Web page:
By the Color of Our Skin: The Illusion of Integration and the Reality of Race
While signs of racial progress are everywhere, the reality is that America is hardly more integrated than it was before the civil rights movement. Beyond the rhetoric of politicians, the media, and the prevalent symbols of integration lies a very different reality: 70 percent of black children attend predominantly black schools; and an Hispanic or Asian American with a third grade education is more likely to live in an integrated neighborhood than is a black with a Ph.D. Fueled by these startling statistics, By the Color of Our Skin argues that integration does not exist now; that it never had a chance to exist in the past; and that it will never exist in the future. Leonard Steinhorn and Barbara Diggs-Brown would themselves like to see integration become a reality but find--through polls, statistics, interviews, and anecdotes--that the illusion of integration is more damaging than useful because it keeps society from having an honest dialogue about the problem of race. By the Color of Our Skin explodes powerful myths and outlines a new vision of race in America.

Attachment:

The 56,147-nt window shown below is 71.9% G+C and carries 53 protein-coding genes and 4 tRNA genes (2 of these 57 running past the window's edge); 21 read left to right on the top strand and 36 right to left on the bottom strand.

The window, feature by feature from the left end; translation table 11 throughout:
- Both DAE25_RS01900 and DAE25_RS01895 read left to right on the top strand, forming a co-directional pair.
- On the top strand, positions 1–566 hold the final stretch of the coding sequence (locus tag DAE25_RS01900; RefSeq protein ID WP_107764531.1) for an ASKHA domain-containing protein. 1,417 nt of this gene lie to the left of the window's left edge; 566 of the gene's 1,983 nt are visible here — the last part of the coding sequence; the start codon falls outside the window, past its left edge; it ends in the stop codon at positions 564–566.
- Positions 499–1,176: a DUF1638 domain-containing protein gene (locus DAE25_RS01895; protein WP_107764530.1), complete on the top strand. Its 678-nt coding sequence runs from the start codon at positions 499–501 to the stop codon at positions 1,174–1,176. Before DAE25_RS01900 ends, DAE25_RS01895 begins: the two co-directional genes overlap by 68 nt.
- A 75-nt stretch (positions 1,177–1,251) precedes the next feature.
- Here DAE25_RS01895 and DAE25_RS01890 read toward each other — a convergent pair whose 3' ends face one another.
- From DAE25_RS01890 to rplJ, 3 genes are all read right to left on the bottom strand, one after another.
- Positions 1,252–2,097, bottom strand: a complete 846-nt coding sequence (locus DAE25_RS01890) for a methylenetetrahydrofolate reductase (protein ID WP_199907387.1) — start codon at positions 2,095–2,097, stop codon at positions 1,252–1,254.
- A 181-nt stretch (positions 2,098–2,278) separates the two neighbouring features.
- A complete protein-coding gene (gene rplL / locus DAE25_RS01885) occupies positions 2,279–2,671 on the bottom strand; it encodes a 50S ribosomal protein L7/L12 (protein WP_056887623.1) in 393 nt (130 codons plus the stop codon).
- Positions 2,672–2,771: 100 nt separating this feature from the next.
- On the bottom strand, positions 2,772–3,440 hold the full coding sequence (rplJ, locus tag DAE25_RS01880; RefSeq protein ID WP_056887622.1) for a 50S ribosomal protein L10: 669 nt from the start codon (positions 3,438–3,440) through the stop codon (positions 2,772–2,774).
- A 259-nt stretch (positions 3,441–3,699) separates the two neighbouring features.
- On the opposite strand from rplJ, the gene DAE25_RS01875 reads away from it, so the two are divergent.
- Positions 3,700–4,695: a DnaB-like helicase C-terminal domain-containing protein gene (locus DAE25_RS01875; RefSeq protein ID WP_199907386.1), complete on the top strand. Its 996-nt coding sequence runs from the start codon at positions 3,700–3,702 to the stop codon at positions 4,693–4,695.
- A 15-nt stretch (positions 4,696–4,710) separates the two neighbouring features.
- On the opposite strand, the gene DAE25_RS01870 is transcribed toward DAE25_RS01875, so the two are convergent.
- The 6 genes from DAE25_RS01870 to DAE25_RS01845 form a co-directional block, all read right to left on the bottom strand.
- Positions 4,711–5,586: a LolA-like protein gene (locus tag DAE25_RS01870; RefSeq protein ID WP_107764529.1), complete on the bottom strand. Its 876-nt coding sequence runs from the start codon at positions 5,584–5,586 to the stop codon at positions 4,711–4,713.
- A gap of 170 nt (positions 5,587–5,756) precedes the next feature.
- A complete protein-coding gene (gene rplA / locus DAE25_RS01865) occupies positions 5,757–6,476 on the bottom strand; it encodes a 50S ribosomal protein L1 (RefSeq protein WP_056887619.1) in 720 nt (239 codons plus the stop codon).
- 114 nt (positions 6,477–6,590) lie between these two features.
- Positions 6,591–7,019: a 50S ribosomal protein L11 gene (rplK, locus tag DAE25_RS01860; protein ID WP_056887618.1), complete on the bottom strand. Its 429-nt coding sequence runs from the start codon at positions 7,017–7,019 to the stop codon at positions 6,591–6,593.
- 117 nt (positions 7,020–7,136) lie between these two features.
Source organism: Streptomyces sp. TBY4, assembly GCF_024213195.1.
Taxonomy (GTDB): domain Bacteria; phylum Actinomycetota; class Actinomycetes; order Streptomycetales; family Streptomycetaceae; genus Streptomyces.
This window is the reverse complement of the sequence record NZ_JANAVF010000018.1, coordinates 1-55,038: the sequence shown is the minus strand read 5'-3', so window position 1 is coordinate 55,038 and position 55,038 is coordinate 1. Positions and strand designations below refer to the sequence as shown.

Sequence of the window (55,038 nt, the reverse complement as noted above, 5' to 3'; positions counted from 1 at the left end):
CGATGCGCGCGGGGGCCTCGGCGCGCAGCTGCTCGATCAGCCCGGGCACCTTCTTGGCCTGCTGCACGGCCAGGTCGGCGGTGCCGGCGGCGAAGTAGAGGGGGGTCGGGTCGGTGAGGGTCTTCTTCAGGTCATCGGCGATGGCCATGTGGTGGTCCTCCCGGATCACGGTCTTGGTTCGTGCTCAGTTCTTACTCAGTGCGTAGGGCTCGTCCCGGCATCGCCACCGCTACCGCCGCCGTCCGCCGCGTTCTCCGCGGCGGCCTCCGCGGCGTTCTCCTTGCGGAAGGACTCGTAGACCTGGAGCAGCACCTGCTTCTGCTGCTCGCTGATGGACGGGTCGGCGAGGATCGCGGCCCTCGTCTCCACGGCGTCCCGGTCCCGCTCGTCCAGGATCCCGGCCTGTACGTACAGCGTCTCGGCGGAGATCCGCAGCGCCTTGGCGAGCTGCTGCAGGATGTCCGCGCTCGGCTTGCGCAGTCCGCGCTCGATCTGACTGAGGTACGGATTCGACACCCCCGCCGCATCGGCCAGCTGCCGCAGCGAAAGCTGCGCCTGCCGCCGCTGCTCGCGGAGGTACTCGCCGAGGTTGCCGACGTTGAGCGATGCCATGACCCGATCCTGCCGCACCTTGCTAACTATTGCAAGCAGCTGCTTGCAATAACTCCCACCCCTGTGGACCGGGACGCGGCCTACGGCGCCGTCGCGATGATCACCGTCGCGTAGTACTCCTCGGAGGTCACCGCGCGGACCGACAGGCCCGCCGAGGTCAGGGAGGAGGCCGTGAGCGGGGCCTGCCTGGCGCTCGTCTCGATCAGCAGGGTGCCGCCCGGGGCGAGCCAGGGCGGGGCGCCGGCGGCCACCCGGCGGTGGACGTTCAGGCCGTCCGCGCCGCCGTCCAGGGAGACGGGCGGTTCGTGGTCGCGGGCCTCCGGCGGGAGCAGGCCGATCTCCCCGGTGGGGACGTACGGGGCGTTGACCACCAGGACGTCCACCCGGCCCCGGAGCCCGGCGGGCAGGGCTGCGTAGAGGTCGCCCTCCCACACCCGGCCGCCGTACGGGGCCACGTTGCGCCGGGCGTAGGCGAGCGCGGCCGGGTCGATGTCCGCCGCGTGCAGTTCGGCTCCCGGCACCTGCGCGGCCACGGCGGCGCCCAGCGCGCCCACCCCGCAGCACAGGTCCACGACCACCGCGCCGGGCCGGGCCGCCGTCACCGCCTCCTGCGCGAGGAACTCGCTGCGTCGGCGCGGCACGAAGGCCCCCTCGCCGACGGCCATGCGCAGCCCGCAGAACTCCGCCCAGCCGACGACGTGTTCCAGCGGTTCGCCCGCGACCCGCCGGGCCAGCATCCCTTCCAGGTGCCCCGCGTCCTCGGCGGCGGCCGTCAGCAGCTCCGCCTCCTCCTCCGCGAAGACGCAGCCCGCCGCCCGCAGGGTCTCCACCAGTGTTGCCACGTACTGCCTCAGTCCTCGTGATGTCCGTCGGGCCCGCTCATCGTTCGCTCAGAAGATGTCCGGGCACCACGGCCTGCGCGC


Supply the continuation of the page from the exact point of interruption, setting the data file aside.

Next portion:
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BY THE COLOR OF OUR SKIN: The Illusion of Integration and the Reality of RaceUser Review - Jane Doe - Kirkus
The authors revisit an old subject to shed belated tears for an honorable notion. Unfortunately, much of their talk about busing, white flight, and even affirmative action seems familiar to the point ... Read full review
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